Sears Introduces "Grand" New Concept
Sep 24, 2003
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Sears, Roebuck and Co. showed reporters its first Sears Grand, a larger store it hopes will win back customers who are wandering to huge off-mall locations offered by competitors like Wal-Mart Stores Inc.

The stand-alone building, which at 210,000 sq ft is larger than traditional Sears stores, is the biggest U.S. department store chain's latest attempt to lure back customers. The retailer had reported almost 2 years of negative monthly same-store sales until August.

The new Sears Grand store, located 20 minutes from downtown Salt Lake City, UT, U.S., features top Sears products like Craftsman and DieHard tools and Kenmore appliances. But it also sells new items like health and beauty products, food, magazines, greeting cards, household cleaning supplies, toys, CDs, and DVDs as Sears tries to meet consumers' desires to stop at only one store.

But Sears must fend off competitors ranging from discounters such as industry leader Wal-Mart to specialty "big-box" chains like Home Depot Inc. The location places Sears Grand in a complex that already includes a Wal-Mart Supercenter and a Lowe's home improvement center. In the stores, Sears will try to pair new products with areas it sees as strengths. "We have a leading lawn and garden business but we don't sell fertilizer and we don't sell grass seed and we don't sell plants," Sears Chief Executive Alan Lacy said of traditional Sears stores in a recent presentation.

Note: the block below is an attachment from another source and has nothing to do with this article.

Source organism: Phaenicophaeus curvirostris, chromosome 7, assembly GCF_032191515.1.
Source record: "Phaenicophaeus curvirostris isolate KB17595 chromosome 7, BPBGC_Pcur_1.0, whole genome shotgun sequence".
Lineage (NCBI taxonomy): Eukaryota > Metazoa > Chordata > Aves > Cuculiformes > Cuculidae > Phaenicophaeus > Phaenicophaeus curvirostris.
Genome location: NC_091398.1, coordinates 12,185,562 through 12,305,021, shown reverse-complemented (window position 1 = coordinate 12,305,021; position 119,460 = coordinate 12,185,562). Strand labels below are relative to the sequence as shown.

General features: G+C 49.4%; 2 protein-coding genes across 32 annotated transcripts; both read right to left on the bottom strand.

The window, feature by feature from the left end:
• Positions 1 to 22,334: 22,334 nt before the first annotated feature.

"We've got a very strong consumer electronics business but we don't sell CDs and DVDs. We've got a very nice kids apparel business but we don't have toys," he added.

Most of Sears' 870 stores anchor shopping malls, which have been losing customers to smaller, more convenient stand-alone buildings that offer one-stop shopping, so the Sears Grand prototype is a key test of whether the retailer can succeed off the mall.

The stores offer a limited selection of nonperishable food items such as snacks and cases of soft drinks. But Mr. Lacy insists Sears has no intention of taking on Wal-Mart's supercenters, which boast full-line grocery stores alongside general merchandise offerings.

"We're not trying to out-Wal-Mart Wal-Mart," he said. (Reuters)

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